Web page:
2012 Volkswagen Up minicar (German model), road test, Catskill Mountains, NY, May 2012

Enlarge Photo

The load bay is surprisingly capacious, accommodating an entire shopping cart full of groceries in a deep and wide space that looks short but holds a remarkable amount.

More importantly, the VW Up is light, with a curb weight of just 2,050 pounds.

It meets all current and anticipated European safety standards, but not the more stringent U.S. standards--one reason it won't be sold here.

The light weight and minimal design is how it achieves its fuel efficiency, with power being provided by a 75-horsepower, 1.0-liter three-cylinder engine mated to a five-speed manual transmission.

While the engine's limited 70 lb-ft of torque makes the Up a little slow off the line, it revs happily up to a 6,250-rpm redline and delivers more than adequate power once underway.

And the Up is fun to fling around in traffic, while staying surprisingly quiet inside at freeway speeds.

From 43 to 65 mpg

So what about the gas mileage?

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Comments (9)
  1. That is a great review with some impressive MPG. Seems like a great vehicle for getting around the narrow streets of Boston where high speed crashes are impossible.

  2. So what MPG does your old beetle get?

  3. @John: Actually it's not my Beetle, and I forgot to ask the owners. Most likely ~ 30 or 35 mpg ... not to mention deathly slow, terrifying light-front-end handling, and no emissions controls of any substance!

  4. Sure but it makes that great Beetle sound. I miss that.

  5. What a fascinating read. I had no idea American airbags were larger to accommodate people not wearing seat belts. But why in God's name would anyone not wear a seat belt? It's like visiting Bangkok without, uh, protection. Pure lunacy.
    As for the Up!'s economy, certainly a small diesel would solve the problem until the EV model arrives. Though I'm still disappointing that VW killed the Lupo and replaced it with the Fox - something with worse economy. Fuel must be getting cheaper in VW Land.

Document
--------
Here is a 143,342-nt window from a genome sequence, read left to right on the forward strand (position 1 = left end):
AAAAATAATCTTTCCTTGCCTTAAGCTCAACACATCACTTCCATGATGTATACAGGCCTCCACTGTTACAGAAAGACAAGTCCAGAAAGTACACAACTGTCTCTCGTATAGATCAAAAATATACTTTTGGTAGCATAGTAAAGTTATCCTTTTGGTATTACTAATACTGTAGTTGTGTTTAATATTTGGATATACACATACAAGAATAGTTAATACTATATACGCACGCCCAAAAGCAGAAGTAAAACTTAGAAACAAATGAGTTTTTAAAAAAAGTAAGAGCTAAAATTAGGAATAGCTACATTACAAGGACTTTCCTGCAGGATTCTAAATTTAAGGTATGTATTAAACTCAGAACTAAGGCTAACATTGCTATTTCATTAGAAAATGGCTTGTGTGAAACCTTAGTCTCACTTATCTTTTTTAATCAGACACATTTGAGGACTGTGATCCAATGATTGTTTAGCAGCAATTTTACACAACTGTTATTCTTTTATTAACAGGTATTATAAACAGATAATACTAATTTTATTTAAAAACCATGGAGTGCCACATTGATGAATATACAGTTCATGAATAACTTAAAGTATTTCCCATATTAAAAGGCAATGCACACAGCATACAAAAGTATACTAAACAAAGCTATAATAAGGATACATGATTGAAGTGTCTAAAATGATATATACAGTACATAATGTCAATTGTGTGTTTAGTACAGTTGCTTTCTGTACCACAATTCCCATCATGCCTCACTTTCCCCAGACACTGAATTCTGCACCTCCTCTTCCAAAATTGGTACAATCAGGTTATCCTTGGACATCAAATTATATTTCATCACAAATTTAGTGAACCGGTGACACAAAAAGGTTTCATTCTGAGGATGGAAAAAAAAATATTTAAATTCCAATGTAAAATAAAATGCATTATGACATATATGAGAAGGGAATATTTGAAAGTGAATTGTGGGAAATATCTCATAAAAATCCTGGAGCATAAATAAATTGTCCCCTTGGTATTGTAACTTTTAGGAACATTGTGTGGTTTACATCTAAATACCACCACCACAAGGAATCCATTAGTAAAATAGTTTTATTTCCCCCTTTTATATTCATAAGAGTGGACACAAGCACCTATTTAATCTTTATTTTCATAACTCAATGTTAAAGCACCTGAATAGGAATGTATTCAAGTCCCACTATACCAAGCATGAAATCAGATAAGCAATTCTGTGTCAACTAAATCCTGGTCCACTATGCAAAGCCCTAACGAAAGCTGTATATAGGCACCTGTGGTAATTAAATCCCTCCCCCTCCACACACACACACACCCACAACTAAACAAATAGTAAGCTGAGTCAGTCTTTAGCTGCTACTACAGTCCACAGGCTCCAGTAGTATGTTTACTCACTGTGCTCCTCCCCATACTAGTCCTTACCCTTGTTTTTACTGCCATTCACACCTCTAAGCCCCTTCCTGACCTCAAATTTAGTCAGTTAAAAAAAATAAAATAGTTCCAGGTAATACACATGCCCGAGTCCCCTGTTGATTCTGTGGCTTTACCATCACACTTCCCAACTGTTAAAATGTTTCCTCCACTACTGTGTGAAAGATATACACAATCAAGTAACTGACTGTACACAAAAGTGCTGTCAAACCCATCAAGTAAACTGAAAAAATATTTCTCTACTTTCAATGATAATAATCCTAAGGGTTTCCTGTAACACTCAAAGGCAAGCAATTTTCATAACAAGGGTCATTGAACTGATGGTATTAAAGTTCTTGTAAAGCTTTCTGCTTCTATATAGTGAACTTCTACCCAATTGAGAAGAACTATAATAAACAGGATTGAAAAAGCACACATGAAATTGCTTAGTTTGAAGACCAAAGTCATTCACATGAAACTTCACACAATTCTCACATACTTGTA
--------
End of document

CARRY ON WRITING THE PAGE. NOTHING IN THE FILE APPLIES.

6. @Gavin: Actually, a VW exec I chatted with says the smallest diesels are likely to go by the board. The cost of the emissions aftertreatment gear (even without urea injection) to meet upcoming Euro 6 emissions limits just makes them too costly. Diesels may not go below 1.5 liters or so in the future, as anything smaller than that will be petrol--cheaper to build, easier to control emissions.

  7. Hi, I have a VW Jetta Wagen and it has a mileage accumulator on it. The average is 38.8 MPG for the first 10,000 miles, and the mix is roughly equal to the EPA mix. The air conditioning was probably on 50-60% of the time. It is rated 33 MPG.

  8. Tiny engine + tiny car = high MPG's! What a concept! During 12 days of travel through Italy, I saw very few American-sized cars and only 2-3 SUV's. The Smart car was hugely popular in cities, but all manufacturers had tiny car offerings. Even the Porsche 911's looked big. Many taxis were Priuses and V's and Mazda 5's. Instead of pickups people drove tini hatchbacks and mini-mini vans. VW Golfs and Polos were numerous. Fiat 500's were also popular.

    Keep UP! the good reporting, John.

  9. Thanks John, it's a beautiful little car. I remember the painted metal doors from years past.